Access to quality healthcare is a critical factor in advancing quality of life in under-connected communities. Currently, availability and quality of healthcare services vary significantly due to limited resources, lack of infrastructure, and policy not responsive to support new programs. Telehealth services are recognized as a successful model for delivering care. Telehealth is also an area ripe for technology collaborations. Assessing community health and health outcomes to measure program effectiveness is also a major hurdle ready for technology innovations. Technical researchers are encouraged to work with social scientists and healthcare providers to identify challenges as well as assessing the impact of intervention programs - including potential unintended consequences (e.g., drone drug delivery). Public health projects are often well-setup for collaborations with other domains such as education, emergency response, and transportation. Data protection is a priority for health intervention efforts. Technology development can also provide more effective methods of collecting, storing, and analyzing health data securely - for example, an end-to-end secured system from wearable and edge devices to a security-compliant cyber infrastructure can engage diverse technology, actors, and enable collaborative research across disciplines.

In addition to addressing the issues summarized above, the following report details many specific technical and social research questions and their dependencies on each other. These questions must be solved to avoid having rural and depressed areas of major cities being left out of the smart city revolution. In spite of many specific research questions being identified, two overarching questions proved difficult for which to articulate specific answers. These questions are: (i) What current smart city technology can or cannot be easily moved to rural communities, and why, and (ii) what totally new technology is required precisely because of the cultural, social, economic and other properties of rural areas?
A few examples of key research challenges are:

  • How to enable access to information in the rural community that is easy to use and highly robust?
  • How to support using information technology and services even when people or systems become disconnected from the Internet?
  • How to create affordable maintenance and use solutions?
  • How to make information produced by rural communities an asset?
  • How can we take advantage of data science to bring opportunities to communities?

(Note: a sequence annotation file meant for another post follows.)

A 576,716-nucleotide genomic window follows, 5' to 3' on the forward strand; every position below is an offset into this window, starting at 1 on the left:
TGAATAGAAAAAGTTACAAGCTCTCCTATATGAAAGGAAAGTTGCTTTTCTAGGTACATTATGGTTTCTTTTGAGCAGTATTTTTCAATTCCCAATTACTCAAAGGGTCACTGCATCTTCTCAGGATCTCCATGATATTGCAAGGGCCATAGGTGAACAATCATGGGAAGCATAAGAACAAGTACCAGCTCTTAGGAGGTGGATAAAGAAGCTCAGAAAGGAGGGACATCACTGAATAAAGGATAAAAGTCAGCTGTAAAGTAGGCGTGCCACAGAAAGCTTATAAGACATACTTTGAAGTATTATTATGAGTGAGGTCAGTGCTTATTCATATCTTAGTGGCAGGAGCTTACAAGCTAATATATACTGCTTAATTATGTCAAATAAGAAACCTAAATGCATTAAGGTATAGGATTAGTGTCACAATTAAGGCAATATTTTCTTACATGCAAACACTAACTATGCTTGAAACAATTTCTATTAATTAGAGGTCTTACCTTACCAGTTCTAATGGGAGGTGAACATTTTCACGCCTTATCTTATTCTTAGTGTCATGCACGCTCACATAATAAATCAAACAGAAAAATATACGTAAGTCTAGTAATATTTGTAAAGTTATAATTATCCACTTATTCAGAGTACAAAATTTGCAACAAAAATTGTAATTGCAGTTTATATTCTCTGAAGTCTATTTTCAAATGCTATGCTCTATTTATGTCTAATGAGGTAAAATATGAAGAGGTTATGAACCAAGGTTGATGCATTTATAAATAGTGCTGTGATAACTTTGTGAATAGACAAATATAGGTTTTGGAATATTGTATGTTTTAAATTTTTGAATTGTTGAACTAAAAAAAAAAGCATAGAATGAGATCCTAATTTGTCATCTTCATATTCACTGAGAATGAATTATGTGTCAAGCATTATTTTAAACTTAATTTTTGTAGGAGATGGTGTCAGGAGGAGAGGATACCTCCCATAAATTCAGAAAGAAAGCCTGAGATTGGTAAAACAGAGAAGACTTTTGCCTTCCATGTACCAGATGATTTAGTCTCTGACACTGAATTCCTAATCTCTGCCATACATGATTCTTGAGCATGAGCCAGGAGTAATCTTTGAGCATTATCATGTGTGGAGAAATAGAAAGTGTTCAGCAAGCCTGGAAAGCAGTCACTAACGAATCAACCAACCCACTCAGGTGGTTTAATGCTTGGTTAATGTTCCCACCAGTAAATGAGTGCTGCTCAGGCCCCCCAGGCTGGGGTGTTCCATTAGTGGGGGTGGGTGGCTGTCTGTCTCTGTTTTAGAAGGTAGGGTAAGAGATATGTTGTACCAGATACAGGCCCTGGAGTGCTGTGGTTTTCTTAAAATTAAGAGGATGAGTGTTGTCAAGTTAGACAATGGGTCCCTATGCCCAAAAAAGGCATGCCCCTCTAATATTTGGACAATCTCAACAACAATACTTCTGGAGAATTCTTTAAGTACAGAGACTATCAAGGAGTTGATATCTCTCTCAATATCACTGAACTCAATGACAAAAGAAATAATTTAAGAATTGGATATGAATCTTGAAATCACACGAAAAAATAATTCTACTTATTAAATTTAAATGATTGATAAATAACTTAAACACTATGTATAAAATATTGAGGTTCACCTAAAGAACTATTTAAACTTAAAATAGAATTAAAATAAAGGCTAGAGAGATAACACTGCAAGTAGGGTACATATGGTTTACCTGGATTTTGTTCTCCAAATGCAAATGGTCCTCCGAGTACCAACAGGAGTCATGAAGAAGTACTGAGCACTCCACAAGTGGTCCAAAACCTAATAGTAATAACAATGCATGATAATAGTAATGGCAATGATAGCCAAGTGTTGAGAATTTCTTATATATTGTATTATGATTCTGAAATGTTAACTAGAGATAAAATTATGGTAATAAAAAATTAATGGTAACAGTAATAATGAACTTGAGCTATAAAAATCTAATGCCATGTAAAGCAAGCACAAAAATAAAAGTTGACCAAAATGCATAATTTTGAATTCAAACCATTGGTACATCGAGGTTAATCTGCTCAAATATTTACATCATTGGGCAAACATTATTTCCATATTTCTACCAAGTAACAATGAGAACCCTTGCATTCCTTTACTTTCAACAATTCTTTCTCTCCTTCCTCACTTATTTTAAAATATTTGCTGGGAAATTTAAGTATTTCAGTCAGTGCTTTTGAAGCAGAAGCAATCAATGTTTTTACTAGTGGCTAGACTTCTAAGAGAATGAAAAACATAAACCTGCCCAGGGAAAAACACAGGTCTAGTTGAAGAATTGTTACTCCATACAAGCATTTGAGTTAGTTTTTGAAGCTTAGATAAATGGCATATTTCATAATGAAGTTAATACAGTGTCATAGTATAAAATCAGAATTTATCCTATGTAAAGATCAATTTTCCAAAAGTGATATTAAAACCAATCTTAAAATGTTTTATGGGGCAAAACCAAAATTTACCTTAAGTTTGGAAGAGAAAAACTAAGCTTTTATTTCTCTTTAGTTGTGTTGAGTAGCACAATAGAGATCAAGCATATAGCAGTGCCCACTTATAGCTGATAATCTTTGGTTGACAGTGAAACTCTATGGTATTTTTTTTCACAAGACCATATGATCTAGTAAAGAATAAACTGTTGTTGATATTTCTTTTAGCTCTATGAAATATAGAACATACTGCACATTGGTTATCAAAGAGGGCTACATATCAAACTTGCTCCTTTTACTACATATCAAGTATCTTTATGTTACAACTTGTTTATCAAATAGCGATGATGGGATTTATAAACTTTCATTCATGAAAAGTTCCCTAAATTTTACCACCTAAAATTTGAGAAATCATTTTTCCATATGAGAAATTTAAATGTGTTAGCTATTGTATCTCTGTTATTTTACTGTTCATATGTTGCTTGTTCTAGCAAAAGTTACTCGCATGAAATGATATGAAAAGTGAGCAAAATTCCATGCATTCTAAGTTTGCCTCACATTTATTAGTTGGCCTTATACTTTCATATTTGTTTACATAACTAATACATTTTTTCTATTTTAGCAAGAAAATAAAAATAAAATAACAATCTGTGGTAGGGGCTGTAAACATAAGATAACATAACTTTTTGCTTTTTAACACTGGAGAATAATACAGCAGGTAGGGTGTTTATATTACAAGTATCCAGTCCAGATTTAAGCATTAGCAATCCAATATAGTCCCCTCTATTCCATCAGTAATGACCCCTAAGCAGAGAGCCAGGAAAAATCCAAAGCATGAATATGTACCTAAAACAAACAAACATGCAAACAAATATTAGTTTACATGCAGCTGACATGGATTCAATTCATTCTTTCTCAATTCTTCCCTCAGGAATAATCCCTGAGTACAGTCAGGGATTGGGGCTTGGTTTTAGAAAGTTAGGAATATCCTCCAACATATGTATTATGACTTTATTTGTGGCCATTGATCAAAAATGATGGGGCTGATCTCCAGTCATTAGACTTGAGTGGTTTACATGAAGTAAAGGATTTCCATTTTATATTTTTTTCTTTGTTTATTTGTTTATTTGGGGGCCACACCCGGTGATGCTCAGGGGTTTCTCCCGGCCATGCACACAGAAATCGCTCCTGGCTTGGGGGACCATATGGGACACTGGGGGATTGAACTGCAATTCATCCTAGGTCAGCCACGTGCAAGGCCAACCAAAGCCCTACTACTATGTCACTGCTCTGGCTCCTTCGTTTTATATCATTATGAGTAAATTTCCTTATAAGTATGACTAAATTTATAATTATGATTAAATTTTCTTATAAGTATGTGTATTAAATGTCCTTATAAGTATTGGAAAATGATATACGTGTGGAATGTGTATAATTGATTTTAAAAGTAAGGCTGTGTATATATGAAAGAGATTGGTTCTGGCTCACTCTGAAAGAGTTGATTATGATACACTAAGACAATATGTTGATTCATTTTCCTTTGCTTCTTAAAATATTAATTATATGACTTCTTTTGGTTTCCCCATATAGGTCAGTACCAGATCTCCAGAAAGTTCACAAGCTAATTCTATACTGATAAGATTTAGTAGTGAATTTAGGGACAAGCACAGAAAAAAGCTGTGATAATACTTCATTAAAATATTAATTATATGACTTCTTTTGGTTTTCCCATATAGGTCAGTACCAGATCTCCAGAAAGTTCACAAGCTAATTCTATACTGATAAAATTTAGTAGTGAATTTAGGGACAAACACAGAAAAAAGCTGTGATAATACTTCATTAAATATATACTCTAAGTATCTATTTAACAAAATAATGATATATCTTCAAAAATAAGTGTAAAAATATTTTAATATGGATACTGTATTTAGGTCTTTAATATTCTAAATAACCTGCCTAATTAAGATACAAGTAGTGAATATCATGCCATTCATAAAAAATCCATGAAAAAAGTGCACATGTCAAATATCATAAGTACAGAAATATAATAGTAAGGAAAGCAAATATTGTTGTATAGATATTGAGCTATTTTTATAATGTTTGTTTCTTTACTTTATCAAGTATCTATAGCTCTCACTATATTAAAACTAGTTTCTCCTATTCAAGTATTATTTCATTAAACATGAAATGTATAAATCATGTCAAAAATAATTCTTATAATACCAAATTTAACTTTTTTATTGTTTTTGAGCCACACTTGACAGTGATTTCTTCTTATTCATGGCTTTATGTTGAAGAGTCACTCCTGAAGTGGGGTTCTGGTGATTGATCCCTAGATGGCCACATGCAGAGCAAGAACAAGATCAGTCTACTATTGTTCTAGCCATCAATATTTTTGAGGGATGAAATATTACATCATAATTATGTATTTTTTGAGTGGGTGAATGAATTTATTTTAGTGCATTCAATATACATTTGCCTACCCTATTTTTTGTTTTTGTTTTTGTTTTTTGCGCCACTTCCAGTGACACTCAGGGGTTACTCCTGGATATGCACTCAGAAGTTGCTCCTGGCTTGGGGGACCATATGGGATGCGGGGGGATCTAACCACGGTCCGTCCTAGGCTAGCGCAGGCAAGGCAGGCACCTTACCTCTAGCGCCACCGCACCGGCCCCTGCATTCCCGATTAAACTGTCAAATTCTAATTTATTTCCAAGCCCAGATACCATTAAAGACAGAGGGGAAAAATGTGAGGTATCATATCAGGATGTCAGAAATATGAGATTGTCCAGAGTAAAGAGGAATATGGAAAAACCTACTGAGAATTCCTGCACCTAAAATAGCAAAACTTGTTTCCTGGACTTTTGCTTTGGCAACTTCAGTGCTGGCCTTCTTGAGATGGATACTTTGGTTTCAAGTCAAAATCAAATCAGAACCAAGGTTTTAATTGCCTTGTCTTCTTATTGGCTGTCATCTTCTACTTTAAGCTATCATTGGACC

• How do we scale what worked in smart cities into rural environments?
  • How do we design and implement better workflow to handle, and disseminate data in acute emergency systems (e.g., active shooter at school) to balance timely access to relevant data and preventing mass hysteria?
  • How do we leverage the latest in material technology and integration with the local environment to design sensors and systems that are minimally invasive?
  • How can we improve reliability of ad-hoc communication channels (e.g., social media, shortwave radios) for emergency communication and coordination?
  • How do we ensure security of these systems and integrate into patient electronic records?

Overall, the community joined in a strong call to action for the federal government to create and implement programs and policies specifically targeted at serving the under-connected population. If not done, there is a great risk at leaving rural communities further and further behind the technological revolution and its benefits. Any research agenda on this topic must engage both technologists and community people and organizations. The agenda should include underlying research that spans application domains as well as dealing with specific issues that arise in particular domains such as transportation, education, healthcare, work force development, and emergency and safety services. A research agenda should also leverage current research being conducted on smart cities.

In the following sections, we share detailed notes of discussions as well as specific research questions arising from community consensus. At the end, we also include related and relevant material from government and community organizations further illuminating the challenges and opportunities in advancing quality of life for under-connected communities.

See the attached PDF for full report.